UH, WEARING ‘RAIL THIN?’ — Morrison-Knudsen, the giant San Francisco-based construction company, won the bid to improve the rails in the SCV. A huge work force landed in the valley, modernizing the ancient lines. We were having record train traffic through here because of the war and the old infrastructure was just wearing thin. 

JUNE 10, 1953  

TODAY, OUR FEARLESS HOA’S DO NOT ALLOW RATTLESNAKES — Rancher Bill Schmidt of Hasley Canyon had more than a little trouble getting to sleep on this date a half-century back. Barefoot and standing in his undies, he was prepared to retire for the evening when he spotted a large rattlesnake in his bedroom. The reptile was coiled, ready to strike, only 3 feet away from him. Not moving, Schmidt hoarsely tried to call to his wife to bring him a rifle. He had a little difficulty getting her attention without further startling the venomous visitor. Mrs. Schmidt finally did bring some serious ordnance and Bill blew the three-rattle viper into Snake Heaven. Odd thing was, the Schmidts lived in an all-stone home. Only moments earlier, their 2-year-old had been playing on the floor in the bedroom. Crawling around on hands and knees, Bill found a small hole in the masonry where the snake had burrowed through.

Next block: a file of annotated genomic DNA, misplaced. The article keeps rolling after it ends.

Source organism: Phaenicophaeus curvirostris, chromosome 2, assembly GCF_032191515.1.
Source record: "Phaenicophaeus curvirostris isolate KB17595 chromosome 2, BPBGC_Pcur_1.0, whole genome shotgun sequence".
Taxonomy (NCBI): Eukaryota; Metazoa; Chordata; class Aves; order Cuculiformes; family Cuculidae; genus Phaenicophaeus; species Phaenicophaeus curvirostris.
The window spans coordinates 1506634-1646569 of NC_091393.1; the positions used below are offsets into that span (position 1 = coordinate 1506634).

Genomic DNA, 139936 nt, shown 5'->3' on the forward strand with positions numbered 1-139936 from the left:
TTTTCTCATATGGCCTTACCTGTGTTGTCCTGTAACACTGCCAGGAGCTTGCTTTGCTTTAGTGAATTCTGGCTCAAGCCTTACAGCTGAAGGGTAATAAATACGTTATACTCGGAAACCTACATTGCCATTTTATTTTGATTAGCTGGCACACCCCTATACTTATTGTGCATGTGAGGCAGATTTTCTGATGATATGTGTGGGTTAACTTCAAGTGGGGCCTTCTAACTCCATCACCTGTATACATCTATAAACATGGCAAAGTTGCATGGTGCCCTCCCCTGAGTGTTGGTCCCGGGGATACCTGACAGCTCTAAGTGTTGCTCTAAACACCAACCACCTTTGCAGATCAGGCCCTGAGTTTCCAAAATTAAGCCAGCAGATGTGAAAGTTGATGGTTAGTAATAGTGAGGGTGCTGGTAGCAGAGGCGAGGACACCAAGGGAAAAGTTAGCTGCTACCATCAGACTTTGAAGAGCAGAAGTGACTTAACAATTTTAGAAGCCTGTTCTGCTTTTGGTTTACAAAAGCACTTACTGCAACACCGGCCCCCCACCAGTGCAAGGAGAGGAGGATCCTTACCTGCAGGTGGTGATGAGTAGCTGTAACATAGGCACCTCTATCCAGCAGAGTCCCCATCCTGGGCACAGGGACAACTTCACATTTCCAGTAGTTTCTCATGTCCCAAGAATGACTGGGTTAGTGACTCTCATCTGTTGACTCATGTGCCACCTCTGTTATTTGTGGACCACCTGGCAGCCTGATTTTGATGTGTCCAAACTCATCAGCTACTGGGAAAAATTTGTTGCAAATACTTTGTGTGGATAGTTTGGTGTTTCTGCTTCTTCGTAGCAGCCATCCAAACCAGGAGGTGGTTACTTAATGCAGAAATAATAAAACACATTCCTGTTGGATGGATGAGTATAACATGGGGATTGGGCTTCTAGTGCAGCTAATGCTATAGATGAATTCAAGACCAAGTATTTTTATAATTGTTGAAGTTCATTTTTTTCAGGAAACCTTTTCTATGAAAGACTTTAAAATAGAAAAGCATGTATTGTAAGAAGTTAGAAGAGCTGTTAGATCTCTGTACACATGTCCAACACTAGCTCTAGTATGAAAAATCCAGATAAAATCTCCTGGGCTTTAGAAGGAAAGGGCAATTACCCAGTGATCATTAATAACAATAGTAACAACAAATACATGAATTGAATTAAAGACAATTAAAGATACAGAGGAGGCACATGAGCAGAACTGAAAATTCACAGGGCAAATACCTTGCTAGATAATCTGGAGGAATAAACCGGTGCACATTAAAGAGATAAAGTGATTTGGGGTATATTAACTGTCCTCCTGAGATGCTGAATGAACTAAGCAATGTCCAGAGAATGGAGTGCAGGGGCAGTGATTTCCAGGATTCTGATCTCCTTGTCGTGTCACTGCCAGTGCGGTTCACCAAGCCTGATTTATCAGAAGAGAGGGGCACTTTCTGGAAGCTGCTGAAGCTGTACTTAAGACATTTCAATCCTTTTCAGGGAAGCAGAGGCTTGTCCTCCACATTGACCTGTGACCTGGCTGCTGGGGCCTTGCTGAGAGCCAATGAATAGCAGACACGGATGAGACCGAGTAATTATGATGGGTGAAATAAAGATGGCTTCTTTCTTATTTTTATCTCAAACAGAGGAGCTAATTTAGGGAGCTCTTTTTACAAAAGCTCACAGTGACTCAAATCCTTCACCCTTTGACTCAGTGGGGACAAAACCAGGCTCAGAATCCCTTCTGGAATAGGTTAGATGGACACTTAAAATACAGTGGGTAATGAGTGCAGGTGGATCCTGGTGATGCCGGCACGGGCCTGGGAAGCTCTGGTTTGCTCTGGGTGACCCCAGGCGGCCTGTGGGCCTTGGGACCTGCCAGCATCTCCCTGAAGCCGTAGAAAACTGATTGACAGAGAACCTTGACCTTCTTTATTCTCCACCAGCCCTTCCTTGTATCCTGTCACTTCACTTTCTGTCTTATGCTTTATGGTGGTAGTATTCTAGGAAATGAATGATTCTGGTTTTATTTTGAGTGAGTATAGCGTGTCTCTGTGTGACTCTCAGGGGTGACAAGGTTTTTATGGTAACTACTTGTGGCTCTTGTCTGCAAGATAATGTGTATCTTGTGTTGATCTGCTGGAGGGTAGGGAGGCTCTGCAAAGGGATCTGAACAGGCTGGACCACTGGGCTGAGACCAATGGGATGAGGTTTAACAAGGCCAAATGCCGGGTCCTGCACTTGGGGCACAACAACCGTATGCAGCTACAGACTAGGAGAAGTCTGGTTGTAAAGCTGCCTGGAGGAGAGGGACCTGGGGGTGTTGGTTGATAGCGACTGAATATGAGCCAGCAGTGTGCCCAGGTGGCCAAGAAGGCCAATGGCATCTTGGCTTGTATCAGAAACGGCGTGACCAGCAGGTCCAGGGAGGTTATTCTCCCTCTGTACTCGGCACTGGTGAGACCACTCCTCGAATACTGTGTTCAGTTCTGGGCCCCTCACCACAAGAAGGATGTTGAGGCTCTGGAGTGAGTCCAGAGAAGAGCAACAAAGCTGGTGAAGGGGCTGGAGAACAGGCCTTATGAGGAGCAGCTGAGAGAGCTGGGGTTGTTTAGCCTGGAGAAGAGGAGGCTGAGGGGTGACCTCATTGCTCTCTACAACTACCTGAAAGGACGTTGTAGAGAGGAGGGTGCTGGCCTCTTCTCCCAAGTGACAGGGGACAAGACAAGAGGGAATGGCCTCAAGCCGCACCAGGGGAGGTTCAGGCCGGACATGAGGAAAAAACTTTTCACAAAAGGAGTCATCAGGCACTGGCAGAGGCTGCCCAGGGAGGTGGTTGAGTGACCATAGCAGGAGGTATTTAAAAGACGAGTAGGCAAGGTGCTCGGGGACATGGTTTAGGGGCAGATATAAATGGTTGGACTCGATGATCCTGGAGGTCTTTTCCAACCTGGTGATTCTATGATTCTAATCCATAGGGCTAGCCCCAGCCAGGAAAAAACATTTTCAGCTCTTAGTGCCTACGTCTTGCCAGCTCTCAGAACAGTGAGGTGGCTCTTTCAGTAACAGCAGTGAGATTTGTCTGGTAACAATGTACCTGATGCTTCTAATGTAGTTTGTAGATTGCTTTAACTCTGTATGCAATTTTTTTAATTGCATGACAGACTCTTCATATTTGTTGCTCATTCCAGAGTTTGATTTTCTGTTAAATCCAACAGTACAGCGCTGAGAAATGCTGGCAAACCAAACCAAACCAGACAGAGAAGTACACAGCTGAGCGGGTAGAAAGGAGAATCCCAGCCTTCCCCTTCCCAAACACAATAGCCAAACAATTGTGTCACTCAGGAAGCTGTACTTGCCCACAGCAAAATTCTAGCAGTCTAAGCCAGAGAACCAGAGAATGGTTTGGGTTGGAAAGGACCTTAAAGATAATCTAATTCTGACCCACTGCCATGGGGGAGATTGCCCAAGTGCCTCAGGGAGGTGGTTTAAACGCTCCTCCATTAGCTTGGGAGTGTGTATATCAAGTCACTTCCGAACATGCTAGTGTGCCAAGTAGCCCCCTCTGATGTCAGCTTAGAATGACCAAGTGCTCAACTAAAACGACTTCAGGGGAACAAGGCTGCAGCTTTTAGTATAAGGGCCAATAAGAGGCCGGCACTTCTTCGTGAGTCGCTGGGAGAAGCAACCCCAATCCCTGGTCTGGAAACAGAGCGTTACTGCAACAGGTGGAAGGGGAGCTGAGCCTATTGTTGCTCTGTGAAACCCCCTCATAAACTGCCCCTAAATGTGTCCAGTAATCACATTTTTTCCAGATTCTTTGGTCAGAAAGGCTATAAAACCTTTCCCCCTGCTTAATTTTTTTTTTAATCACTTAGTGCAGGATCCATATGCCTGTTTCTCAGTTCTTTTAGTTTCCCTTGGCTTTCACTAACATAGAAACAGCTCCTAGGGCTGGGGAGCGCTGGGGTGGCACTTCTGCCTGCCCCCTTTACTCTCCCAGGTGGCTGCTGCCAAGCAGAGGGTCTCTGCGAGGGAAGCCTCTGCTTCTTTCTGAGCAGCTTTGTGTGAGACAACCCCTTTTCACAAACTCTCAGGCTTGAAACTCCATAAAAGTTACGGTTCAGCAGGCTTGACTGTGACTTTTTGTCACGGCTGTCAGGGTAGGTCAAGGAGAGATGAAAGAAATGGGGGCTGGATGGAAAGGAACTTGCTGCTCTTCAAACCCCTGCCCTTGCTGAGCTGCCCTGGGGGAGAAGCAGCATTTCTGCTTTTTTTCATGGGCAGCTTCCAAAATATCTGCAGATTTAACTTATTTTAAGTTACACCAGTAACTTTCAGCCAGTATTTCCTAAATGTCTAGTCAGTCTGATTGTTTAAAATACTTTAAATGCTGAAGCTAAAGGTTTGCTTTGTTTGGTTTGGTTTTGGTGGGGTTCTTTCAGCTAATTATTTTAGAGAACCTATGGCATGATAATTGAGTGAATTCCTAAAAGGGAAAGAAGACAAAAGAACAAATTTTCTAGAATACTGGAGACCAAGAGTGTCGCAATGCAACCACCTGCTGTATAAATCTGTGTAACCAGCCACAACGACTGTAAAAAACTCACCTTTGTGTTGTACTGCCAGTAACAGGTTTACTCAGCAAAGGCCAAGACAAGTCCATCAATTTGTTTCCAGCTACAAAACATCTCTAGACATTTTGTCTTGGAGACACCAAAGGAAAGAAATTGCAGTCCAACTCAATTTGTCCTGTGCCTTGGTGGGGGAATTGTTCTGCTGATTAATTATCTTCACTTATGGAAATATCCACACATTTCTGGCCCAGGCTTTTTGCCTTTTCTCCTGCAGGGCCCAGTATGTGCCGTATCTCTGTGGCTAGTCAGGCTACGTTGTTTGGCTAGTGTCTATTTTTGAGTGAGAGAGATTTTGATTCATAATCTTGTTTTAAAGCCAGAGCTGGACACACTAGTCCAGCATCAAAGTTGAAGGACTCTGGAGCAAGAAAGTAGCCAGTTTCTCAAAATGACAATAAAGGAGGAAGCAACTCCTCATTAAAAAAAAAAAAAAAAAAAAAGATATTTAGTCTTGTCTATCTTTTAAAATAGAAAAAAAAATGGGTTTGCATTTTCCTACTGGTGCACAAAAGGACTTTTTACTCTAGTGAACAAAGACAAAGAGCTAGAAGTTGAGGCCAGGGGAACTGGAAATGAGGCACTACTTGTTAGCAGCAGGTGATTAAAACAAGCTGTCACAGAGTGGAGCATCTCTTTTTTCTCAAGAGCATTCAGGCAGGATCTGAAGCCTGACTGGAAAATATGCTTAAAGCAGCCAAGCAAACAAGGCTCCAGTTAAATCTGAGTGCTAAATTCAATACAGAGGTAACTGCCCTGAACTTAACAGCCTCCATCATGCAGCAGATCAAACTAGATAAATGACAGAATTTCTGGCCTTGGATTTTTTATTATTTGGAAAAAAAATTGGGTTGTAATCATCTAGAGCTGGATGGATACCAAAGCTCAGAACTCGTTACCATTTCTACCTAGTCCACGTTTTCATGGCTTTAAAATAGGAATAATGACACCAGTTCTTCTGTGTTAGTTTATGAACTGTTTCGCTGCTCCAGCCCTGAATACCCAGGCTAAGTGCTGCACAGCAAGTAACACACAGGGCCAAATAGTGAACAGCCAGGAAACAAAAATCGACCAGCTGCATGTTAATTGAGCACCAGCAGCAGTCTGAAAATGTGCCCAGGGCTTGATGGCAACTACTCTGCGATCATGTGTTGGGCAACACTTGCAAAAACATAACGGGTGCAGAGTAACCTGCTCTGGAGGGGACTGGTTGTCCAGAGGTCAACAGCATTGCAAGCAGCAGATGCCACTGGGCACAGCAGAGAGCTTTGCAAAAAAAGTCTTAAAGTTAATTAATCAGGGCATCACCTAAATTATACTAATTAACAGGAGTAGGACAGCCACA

SNOW. YES. I SAID, ‘SNOW,’ SPELT ‘S.N.O.W.,’ RIGHT HERE, ON THE VALLEY FLOOR. IN BLANKETY-BLANK JUNE!!! — You know me and weather. I love those oddball stories. Check out this one. Here it was June and a huge cold front blew through, pummeling the area with a quick dumping of an inch of rain. There was lightning, hail AND SNOW — up to 6 inches of it at about the 1,200-foot elevation. That’s pert-near the whole valley. The sudden downpour also caused mudslides in several homes and businesses.  

JUNE 10, 1963  

IN THE HALCYON DAYS OF SCV ELBOW ROOM — We graduate them by the thousands today, but, 60 years back, there was only one high school and Hart High (forever home of the mighty Indians) had only 180 seniors in the graduating class of 1963.